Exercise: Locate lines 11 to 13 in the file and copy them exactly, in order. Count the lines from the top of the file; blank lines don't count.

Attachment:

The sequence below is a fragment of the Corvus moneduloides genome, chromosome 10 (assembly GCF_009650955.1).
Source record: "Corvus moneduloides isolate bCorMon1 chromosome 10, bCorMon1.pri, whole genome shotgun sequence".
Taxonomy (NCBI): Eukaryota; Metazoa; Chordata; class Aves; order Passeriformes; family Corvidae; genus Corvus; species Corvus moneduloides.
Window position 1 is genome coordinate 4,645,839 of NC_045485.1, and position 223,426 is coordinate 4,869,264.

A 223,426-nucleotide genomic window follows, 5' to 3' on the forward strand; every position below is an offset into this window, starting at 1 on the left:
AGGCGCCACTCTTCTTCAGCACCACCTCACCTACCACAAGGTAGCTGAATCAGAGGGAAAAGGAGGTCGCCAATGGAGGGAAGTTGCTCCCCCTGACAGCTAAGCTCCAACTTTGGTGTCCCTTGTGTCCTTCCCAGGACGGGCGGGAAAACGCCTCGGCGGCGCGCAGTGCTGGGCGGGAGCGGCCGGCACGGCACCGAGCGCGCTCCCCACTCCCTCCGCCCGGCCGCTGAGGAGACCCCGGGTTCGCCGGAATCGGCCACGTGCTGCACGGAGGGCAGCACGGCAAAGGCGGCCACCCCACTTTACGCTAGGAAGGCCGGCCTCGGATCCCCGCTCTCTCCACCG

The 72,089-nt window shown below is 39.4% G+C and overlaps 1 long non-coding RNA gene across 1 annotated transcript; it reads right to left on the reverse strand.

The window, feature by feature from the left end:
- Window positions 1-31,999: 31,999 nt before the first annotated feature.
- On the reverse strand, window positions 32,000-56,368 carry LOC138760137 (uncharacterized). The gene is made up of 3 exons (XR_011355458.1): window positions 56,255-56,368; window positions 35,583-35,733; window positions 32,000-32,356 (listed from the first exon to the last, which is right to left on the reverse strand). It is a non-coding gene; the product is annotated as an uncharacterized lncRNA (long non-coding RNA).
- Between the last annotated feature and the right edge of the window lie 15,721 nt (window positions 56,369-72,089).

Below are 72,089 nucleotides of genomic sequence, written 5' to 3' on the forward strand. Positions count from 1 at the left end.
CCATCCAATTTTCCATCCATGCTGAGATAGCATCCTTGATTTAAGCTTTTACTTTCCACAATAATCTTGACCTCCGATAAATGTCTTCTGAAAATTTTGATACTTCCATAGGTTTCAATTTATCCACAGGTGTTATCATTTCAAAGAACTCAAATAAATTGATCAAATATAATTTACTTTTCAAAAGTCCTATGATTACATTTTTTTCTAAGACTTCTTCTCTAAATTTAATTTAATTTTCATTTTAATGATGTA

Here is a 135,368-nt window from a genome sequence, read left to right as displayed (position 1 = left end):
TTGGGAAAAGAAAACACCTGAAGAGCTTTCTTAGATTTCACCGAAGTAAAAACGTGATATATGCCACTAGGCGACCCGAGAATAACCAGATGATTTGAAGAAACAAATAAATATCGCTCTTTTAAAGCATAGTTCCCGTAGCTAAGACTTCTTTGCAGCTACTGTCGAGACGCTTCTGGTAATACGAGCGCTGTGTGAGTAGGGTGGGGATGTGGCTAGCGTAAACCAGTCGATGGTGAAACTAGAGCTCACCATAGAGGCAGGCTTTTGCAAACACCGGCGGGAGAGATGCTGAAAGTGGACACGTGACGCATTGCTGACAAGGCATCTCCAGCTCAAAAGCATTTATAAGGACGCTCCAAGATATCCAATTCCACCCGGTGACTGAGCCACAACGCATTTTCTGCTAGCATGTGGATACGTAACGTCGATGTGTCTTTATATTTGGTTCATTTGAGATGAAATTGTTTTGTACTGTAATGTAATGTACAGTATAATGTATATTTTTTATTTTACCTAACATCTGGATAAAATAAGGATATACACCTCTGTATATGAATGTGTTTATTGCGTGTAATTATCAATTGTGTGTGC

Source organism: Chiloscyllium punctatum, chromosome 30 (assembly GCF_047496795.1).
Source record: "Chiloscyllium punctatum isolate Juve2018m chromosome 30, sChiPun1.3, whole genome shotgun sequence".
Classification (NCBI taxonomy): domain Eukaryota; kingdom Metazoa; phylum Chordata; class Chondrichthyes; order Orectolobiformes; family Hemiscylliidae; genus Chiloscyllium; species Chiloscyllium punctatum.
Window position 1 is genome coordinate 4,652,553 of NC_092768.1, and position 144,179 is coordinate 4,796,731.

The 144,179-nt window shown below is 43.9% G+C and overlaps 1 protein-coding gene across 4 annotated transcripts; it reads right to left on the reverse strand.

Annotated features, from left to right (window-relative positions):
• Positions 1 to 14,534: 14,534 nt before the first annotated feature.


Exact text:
- Between the last annotated feature and the right edge of the window lie 15,721 nt (window positions 56,369-72,089).

Below are 72,089 nucleotides of genomic sequence, written 5' to 3' on the forward strand. Positions count from 1 at the left end.
CCATCCAATTTTCCATCCATGCTGAGATAGCATCCTTGATTTAAGCTTTTACTTTCCACAATAATCTTGACCTCCGATAAATGTCTTCTGAAAATTTTGATACTTCCATAGGTTTCAATTTATCCACAGGTGTTATCATTTCAAAGAACTCAAATAAATTGATCAAATATAATTTACTTTTCAAAAGTCCTATGATTACATTTTTTTCTAAGACTTCTTCTCTAAATTTAATTTAATTTTCATTTTAATGATGTA